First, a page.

The protests and blockades throughout Canada are a response to the raid of an anti-pipeline camp in northern British Columbia that was set up to oppose the building of the Coastal GasLink pipeline on Wet’suwet’en territory.
Despite the protests, the Wet’suwet’en Tribal Council and the majority of hereditary chiefs support the pipeline project.
Prince Charles is known for many things, one of them being an outspoken climate change activist. He recently travelled to Davos for the World Economic Forum last week where he met with activist Greta Thunberg.
Upon his arrival, he drove an electric Jaguar car to the Swiss resort where the convention was being held. Prince Charles gave a speech on Wednesday in which he urged world leaders to take “bold and imaginative action” when it comes to their environmental practices according to the Daily Mail.
It was an appearance and a speech that didn’t corroborate very well with the Prince’s lifestyle. The Ministry of Supply revealed that in just the 11 days leading up to the convention Prince Charles took three flights on private jets and one additional flight via private helicopter for the purpose of official government business.
The Paramount Business Jet calculator, a program that allows passengers to understand and calculate their carbon emissions tallied that the air travel of those 11 days alone amounted to 162 metric tons of carbon emissions. That is 18 times the amount that the average Brit uses a year, and it cost approximately 270,000 British Pounds.
Clarence House spokesman said, “Global travel is an inescapable part of the Prince’s role as a senior member of the Royal Family representing the UK overseas.
“When he travels he does so at the request of the British Government. He does not choose the destinations any more than he chooses the means by which the journeys are undertaken.”
A source from within the Royal circle defended the Prince saying, “The Prince has been campaigning against the dangers of global warming for 50 years. As soon as there is a more efficient way of travelling, bearing in mind all the factors involved, he’ll be the first to adopt them.”
However, Muna Suleiman, of Friends Of The Earth, said: ‘Climate targets can’t be met without cutting pollution from aviation emissions, and private jets are a particularly wasteful way to travel.’’
Prince Charles had a Bombardier Global Express fly 944 miles from Austria to pick him up from his Birkhall home in Scotland. He was then flown to Muscat, where he paid his respects to the departed Sultan Qaboos bin Said al Said on behalf of the Queen. He then flew 750 miles by private jet from Scotland to Switzerland for the Davos summit days later.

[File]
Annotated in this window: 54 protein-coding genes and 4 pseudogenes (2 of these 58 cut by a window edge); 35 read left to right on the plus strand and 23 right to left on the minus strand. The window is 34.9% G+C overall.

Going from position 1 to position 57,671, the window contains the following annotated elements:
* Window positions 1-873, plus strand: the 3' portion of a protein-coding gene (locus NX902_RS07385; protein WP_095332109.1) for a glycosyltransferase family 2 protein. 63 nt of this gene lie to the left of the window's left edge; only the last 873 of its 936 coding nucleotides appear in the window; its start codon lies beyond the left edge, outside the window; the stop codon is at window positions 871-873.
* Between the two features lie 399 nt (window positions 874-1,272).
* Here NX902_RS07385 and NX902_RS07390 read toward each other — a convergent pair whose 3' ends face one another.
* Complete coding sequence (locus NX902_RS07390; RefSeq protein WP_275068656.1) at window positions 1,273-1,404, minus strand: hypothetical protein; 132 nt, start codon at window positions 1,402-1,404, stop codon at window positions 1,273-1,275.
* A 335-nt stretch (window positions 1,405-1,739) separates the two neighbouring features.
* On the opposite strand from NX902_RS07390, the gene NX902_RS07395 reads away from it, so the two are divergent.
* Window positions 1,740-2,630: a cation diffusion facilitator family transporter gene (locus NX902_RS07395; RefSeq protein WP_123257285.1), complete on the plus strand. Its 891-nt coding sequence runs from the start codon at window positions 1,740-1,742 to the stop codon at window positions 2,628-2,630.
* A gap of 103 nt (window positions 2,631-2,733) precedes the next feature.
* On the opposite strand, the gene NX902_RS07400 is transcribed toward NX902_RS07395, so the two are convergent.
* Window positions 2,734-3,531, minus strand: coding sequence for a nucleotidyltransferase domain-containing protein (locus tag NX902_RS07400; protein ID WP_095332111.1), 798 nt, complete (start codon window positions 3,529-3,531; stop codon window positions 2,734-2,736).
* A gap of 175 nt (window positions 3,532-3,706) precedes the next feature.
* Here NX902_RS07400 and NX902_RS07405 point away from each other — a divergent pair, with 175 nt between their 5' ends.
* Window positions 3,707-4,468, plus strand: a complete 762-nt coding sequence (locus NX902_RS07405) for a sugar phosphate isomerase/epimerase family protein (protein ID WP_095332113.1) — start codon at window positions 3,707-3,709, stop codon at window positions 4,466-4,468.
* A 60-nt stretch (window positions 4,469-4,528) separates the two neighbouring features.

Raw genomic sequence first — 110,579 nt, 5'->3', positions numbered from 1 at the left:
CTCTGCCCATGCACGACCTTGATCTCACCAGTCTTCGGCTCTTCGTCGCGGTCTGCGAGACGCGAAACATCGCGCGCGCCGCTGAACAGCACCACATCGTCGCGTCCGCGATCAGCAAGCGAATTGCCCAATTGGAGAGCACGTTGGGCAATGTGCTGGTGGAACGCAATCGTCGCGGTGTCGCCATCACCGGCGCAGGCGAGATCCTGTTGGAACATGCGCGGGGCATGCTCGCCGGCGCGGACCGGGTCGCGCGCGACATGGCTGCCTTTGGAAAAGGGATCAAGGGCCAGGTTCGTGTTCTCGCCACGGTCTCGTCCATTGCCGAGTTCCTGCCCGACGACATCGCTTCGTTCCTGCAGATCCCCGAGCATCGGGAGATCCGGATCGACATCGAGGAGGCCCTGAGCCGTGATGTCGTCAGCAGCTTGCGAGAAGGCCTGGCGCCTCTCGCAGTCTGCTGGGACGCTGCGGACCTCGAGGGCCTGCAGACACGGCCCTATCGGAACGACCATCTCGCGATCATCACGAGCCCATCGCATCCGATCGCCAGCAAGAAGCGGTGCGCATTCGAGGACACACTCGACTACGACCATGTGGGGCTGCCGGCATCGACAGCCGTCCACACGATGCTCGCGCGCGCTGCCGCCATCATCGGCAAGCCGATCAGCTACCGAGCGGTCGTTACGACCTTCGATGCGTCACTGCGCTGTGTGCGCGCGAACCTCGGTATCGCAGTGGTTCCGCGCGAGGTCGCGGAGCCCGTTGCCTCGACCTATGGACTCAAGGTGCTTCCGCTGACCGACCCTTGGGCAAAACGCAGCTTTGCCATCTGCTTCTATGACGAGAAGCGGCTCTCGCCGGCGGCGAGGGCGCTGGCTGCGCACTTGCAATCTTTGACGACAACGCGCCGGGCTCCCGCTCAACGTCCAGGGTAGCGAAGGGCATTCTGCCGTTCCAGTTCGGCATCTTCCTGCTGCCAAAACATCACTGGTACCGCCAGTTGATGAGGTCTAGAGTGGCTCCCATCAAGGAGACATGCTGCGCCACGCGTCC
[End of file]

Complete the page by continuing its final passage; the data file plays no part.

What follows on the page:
Following the speech, he travelled 1,740 miles to Israel. A private jet was chosen for security reasons and the Prince only accepted the Davos invitation because it was on the way to Israel according to Royal officials.
There is something peculiar about the amount, or should I say, endless coverage of Greta Thunberg’s crusade to save the planet and the total disinterest the media has in similar stories of activists who propose actual solutions. While I can admire Greta’s tenacious spirit and devotion to what is certainly a noble cause. It seems as though the media’s divise nature these days and the general public’s proclivity for doom and gloom news stories has left other activists high and dry.
What’s worse still is that it appears as though young environmental activists who are proposing tangible and viable solutions are overlooked. Who wants a solution to a catastrophic problem? Sure it’s good for the world and the preservation of the human race, but does it get clicks. If it bleeds it leads, isn’t that the old maxim of journalism?
If you want to go viral nowadays in a positive sense, you better be a cat, or a K-Pop star with funny dance moves. Otherwise keep it grim, we might have been wrong about Y2K but this time it’s all over for real.
Case and point.
Boyan Slat created and ocean cleanup system at the age of 16, the same age Greta Thunberg is now. Sure, he got some press, but far less for actually being a child prodigy. Thunberg seems like her heart is in the right place and all, but unless she came up with an actual invention or new, improved climate model why should the world listen to what she has to say?